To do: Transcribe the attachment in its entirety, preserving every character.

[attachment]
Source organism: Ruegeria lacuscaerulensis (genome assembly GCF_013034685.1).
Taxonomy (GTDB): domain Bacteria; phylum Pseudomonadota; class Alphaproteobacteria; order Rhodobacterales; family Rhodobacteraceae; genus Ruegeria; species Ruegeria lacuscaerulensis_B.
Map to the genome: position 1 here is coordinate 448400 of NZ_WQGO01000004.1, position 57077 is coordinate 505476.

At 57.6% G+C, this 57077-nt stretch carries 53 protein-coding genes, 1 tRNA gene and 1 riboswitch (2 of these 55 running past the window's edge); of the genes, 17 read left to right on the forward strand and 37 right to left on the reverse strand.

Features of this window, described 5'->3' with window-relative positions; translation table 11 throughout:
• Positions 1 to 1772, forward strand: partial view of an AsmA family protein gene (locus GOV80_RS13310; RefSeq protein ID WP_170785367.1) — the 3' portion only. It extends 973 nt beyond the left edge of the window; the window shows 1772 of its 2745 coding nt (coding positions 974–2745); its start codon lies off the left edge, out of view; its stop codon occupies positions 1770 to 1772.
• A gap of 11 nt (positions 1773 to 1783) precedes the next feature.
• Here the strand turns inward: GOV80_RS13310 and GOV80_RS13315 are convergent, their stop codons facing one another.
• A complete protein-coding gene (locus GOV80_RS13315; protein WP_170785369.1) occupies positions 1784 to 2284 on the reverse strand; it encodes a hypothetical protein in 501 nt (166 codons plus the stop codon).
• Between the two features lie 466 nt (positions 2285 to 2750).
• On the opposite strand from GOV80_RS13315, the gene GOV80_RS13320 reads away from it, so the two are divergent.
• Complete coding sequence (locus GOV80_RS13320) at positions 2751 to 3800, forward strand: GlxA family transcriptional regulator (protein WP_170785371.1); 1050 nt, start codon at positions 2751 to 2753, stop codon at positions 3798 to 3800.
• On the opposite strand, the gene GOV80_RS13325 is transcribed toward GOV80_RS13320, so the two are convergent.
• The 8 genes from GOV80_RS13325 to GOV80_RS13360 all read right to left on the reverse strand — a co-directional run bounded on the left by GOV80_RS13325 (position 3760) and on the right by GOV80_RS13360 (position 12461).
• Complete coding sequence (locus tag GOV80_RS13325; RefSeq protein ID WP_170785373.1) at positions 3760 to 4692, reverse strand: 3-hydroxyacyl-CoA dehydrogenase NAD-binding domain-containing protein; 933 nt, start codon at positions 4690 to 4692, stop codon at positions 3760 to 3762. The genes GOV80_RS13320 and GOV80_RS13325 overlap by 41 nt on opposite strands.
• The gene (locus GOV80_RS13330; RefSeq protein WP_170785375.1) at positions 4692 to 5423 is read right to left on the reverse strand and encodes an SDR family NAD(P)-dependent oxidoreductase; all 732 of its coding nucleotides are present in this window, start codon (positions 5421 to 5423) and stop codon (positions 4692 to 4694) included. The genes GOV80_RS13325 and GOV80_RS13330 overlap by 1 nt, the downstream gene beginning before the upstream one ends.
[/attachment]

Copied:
Source organism: Ruegeria lacuscaerulensis (genome assembly GCF_013034685.1).
Taxonomy (GTDB): domain Bacteria; phylum Pseudomonadota; class Alphaproteobacteria; order Rhodobacterales; family Rhodobacteraceae; genus Ruegeria; species Ruegeria lacuscaerulensis_B.
Map to the genome: position 1 here is coordinate 448400 of NZ_WQGO01000004.1, position 57077 is coordinate 505476.

At 57.6% G+C, this 57077-nt stretch carries 53 protein-coding genes, 1 tRNA gene and 1 riboswitch (2 of these 55 running past the window's edge); of the genes, 17 read left to right on the forward strand and 37 right to left on the reverse strand.

Features of this window, described 5'->3' with window-relative positions; translation table 11 throughout:
• Positions 1 to 1772, forward strand: partial view of an AsmA family protein gene (locus GOV80_RS13310; RefSeq protein ID WP_170785367.1) — the 3' portion only. It extends 973 nt beyond the left edge of the window; the window shows 1772 of its 2745 coding nt (coding positions 974–2745); its start codon lies off the left edge, out of view; its stop codon occupies positions 1770 to 1772.
• A gap of 11 nt (positions 1773 to 1783) precedes the next feature.
• Here the strand turns inward: GOV80_RS13310 and GOV80_RS13315 are convergent, their stop codons facing one another.
• A complete protein-coding gene (locus GOV80_RS13315; protein WP_170785369.1) occupies positions 1784 to 2284 on the reverse strand; it encodes a hypothetical protein in 501 nt (166 codons plus the stop codon).
• Between the two features lie 466 nt (positions 2285 to 2750).
• On the opposite strand from GOV80_RS13315, the gene GOV80_RS13320 reads away from it, so the two are divergent.
• Complete coding sequence (locus GOV80_RS13320) at positions 2751 to 3800, forward strand: GlxA family transcriptional regulator (protein WP_170785371.1); 1050 nt, start codon at positions 2751 to 2753, stop codon at positions 3798 to 3800.
• On the opposite strand, the gene GOV80_RS13325 is transcribed toward GOV80_RS13320, so the two are convergent.
• The 8 genes from GOV80_RS13325 to GOV80_RS13360 all read right to left on the reverse strand — a co-directional run bounded on the left by GOV80_RS13325 (position 3760) and on the right by GOV80_RS13360 (position 12461).
• Complete coding sequence (locus tag GOV80_RS13325; RefSeq protein ID WP_170785373.1) at positions 3760 to 4692, reverse strand: 3-hydroxyacyl-CoA dehydrogenase NAD-binding domain-containing protein; 933 nt, start codon at positions 4690 to 4692, stop codon at positions 3760 to 3762. The genes GOV80_RS13320 and GOV80_RS13325 overlap by 41 nt on opposite strands.
• The gene (locus GOV80_RS13330; RefSeq protein WP_170785375.1) at positions 4692 to 5423 is read right to left on the reverse strand and encodes an SDR family NAD(P)-dependent oxidoreductase; all 732 of its coding nucleotides are present in this window, start codon (positions 5421 to 5423) and stop codon (positions 4692 to 4694) included. The genes GOV80_RS13325 and GOV80_RS13330 overlap by 1 nt, the downstream gene beginning before the upstream one ends.